According to a statement made by
; Stewart last nteht Schuyleman inserted
nn advertisement in the local papers,
whlc-h was misleading,- and resulted in
- having mall addressed to his office that
'na Intended for the United Wireless
I'ompany. Schuyleman is accused of
- opening this mail and writing to the peo
," pie who sent it, who happened to be
-stockholders in the United Wireless
Company,, asking them to trade their
-stock for stock In his company.
It was Intimated by Stewart last night,
that other charges are to be filed against
Schuyleman, but the exact nature of
those he refused to outline.
Deputy Constable Gardner left yester
day afternoon for Pendleton to get
' Schuyleman. and he will probably re
turn tonight or tomorrow with him.
; There has been considerable local rivalry
' between the two wireless companies, but
not until Tuesday did It threaten to get
Into the criminal courts. . .
Friends Supply Bonds, Schuyleman
Escapes Jail -Cell.
PENDLETON. Or..' Nov. IT. (Spe-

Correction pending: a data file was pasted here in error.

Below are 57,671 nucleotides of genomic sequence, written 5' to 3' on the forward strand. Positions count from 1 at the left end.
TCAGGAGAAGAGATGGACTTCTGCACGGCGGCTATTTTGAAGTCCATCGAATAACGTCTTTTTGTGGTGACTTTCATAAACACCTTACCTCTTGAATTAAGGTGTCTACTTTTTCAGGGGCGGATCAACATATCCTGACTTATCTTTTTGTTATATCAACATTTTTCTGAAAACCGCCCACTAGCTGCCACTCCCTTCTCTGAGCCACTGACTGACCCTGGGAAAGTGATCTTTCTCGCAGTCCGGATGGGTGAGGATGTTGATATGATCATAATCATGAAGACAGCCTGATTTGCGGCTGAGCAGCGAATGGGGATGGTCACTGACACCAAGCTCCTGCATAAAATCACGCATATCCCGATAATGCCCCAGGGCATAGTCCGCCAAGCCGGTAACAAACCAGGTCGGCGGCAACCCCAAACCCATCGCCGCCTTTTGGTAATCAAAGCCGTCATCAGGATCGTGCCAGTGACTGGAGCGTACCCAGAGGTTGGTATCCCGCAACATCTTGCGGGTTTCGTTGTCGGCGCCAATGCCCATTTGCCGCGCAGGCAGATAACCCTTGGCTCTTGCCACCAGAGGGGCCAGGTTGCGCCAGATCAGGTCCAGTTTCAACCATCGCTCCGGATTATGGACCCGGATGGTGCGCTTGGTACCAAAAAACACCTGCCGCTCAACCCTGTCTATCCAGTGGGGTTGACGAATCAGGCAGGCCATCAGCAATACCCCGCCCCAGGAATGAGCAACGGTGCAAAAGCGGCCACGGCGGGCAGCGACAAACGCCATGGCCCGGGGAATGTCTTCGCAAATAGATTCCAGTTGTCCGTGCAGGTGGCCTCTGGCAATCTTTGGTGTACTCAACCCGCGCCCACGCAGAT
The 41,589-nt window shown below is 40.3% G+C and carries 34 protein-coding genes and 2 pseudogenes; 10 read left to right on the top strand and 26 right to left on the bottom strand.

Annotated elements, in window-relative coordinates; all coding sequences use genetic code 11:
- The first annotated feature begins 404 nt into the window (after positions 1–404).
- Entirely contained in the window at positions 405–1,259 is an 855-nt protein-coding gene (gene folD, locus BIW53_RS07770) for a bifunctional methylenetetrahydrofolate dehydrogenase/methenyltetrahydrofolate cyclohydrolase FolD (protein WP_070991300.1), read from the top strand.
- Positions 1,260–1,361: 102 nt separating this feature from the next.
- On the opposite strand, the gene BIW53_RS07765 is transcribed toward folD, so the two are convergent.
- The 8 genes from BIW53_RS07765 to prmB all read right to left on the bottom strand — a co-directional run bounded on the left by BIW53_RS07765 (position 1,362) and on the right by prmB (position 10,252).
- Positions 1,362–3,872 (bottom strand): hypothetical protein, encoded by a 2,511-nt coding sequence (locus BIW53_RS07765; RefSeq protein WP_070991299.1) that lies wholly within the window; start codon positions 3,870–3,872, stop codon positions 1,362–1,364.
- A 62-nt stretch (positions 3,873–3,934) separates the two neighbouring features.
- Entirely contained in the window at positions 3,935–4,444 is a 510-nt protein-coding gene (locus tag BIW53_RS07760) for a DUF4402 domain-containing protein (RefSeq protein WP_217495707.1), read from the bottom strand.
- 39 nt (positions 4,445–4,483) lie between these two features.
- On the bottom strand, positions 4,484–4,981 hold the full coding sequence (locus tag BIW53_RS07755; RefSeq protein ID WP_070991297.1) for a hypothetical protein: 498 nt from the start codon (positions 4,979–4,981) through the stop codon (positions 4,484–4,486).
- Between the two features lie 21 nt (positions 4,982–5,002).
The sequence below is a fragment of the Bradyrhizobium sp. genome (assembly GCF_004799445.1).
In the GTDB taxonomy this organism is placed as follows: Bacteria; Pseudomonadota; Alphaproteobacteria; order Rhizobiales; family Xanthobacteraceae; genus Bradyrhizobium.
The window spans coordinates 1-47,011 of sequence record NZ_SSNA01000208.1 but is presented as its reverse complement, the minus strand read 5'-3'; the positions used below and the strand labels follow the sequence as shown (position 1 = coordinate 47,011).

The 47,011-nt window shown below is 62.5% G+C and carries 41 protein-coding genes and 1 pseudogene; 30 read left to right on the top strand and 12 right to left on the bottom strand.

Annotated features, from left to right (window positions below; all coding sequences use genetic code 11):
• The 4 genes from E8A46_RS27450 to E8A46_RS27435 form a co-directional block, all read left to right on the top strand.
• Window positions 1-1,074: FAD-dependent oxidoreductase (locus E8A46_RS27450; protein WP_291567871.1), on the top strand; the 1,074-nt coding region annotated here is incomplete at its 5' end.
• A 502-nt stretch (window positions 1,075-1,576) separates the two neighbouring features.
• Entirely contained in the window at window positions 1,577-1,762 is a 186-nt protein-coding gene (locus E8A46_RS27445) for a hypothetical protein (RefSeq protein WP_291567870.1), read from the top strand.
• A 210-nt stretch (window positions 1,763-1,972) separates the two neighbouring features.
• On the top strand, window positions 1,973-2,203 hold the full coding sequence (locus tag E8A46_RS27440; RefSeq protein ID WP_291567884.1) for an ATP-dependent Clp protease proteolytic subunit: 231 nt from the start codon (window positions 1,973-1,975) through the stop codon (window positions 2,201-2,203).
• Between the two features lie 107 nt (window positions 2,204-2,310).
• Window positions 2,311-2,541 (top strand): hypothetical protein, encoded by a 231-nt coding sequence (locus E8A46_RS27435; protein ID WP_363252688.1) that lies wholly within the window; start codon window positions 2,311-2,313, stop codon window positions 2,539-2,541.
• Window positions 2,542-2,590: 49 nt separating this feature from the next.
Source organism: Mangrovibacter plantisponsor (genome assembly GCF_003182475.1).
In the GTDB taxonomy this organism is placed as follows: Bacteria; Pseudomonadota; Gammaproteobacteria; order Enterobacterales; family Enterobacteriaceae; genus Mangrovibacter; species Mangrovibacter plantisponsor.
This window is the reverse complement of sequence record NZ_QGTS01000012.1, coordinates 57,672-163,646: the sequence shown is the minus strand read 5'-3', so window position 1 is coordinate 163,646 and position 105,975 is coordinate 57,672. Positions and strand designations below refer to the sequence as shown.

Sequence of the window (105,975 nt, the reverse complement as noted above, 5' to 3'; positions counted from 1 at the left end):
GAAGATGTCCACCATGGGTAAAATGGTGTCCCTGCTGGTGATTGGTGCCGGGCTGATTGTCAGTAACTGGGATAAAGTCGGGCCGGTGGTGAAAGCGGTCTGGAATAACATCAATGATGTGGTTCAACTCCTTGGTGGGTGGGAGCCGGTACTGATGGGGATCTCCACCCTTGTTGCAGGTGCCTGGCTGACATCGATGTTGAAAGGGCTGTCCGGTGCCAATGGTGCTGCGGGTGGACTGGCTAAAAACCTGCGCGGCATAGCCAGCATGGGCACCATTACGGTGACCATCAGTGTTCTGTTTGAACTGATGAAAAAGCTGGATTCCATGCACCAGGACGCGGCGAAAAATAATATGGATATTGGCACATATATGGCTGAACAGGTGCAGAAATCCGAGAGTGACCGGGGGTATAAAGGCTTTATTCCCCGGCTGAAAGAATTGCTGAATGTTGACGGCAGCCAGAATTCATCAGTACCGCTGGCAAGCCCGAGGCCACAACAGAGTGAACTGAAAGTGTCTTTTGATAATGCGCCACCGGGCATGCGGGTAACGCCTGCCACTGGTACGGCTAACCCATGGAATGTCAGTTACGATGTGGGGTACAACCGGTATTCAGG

cial.) J. Srhuyleman, a representative
.of the Clark Wireless Telephone Com
"pany. who has been selling stock in this
vlcintty for the last two weeks was ar
rested this afternoon by Sheriff Taylor
acting on information from Portland. He
-was not locked up. however, as he had
local friends who went on his bonds.
It seems he Is charged with opening
mail which belonged to the United Wire
less Company, officers of which are the
.complainants. The arrest is the culmina
tion of a controversy existing between the
two companies in Portland for several
O'Day in Salem Calls Constitutional
ity Question Political One.
SALEM. Or.. Nov. 17. (Special.) Judge
Thomas O'Day today filed a brief up
holding the constitutionality of the law
providing for the appointment. of Justices
.Slater and King, wlijch was attacked in
a motion filed in the case-of the State
vs. Sam Cochran, by Attorney-General
Crawford. The name of Martin L. Pipes
appears on the brief as amicus, curiae,
"affirming the constitutionality of the
,". "Judge Pipes maintaines that tile court